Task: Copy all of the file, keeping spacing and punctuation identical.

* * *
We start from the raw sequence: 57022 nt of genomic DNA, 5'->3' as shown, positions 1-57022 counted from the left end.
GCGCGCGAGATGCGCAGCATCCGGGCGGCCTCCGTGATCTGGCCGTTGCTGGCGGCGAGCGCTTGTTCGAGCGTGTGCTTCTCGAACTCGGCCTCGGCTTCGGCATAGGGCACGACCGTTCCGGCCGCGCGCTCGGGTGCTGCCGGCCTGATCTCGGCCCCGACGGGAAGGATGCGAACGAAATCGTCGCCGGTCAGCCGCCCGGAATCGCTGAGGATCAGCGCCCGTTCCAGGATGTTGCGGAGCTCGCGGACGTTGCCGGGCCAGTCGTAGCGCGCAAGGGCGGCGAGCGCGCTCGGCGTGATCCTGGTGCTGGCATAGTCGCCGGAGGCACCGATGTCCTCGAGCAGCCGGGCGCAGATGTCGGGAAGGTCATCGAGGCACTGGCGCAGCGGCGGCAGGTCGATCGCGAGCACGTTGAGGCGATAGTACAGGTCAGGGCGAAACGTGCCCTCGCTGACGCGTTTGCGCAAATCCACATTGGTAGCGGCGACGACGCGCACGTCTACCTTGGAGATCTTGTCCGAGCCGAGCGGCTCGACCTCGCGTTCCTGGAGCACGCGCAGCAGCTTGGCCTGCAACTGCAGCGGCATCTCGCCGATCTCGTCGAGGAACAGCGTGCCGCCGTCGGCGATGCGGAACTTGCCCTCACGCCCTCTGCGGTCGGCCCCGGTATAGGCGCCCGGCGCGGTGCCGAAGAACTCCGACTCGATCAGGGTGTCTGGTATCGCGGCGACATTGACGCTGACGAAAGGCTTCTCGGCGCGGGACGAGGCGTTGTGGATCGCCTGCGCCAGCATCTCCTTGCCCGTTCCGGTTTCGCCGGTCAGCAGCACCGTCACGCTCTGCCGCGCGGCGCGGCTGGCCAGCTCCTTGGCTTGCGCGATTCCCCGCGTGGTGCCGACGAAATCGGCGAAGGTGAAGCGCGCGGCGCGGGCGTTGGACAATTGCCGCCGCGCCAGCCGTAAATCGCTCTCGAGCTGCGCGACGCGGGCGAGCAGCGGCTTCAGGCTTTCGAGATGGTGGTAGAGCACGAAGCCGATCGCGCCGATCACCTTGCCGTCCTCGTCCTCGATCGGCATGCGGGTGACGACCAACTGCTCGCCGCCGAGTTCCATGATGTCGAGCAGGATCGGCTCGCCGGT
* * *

We start from the raw sequence: 57022 nt of genomic DNA, 5'->3' as shown, positions 1-57022 counted from the left end.
GCGCGCGAGATGCGCAGCATCCGGGCGGCCTCCGTGATCTGGCCGTTGCTGGCGGCGAGCGCTTGTTCGAGCGTGTGCTTCTCGAACTCGGCCTCGGCTTCGGCATAGGGCACGACCGTTCCGGCCGCGCGCTCGGGTGCTGCCGGCCTGATCTCGGCCCCGACGGGAAGGATGCGAACGAAATCGTCGCCGGTCAGCCGCCCGGAATCGCTGAGGATCAGCGCCCGTTCCAGGATGTTGCGGAGCTCGCGGACGTTGCCGGGCCAGTCGTAGCGCGCAAGGGCGGCGAGCGCGCTCGGCGTGATCCTGGTGCTGGCATAGTCGCCGGAGGCACCGATGTCCTCGAGCAGCCGGGCGCAGATGTCGGGAAGGTCATCGAGGCACTGGCGCAGCGGCGGCAGGTCGATCGCGAGCACGTTGAGGCGATAGTACAGGTCAGGGCGAAACGTGCCCTCGCTGACGCGTTTGCGCAAATCCACATTGGTAGCGGCGACGACGCGCACGTCTACCTTGGAGATCTTGTCCGAGCCGAGCGGCTCGACCTCGCGTTCCTGGAGCACGCGCAGCAGCTTGGCCTGCAACTGCAGCGGCATCTCGCCGATCTCGTCGAGGAACAGCGTGCCGCCGTCGGCGATGCGGAACTTGCCCTCACGCCCTCTGCGGTCGGCCCCGGTATAGGCGCCCGGCGCGGTGCCGAAGAACTCCGACTCGATCAGGGTGTCTGGTATCGCGGCGACATTGACGCTGACGAAAGGCTTCTCGGCGCGGGACGAGGCGTTGTGGATCGCCTGCGCCAGCATCTCCTTGCCCGTTCCGGTTTCGCCGGTCAGCAGCACCGTCACGCTCTGCCGCGCGGCGCGGCTGGCCAGCTCCTTGGCTTGCGCGATTCCCCGCGTGGTGCCGACGAAATCGGCGAAGGTGAAGCGCGCGGCGCGGGCGTTGGACAATTGCCGCCGCGCCAGCCGTAAATCGCTCTCGAGCTGCGCGACGCGGGCGAGCAGCGGCTTCAGGCTTTCGAGATGGTGGTAGAGCACGAAGCCGATCGCGCCGATCACCTTGCCGTCCTCGTCCTCGATCGGCATGCGGGTGACGACCAACTGCTCGCCGCCGAGTTCCATGATGTCGAGCAGGATCGGCTCGCCGGT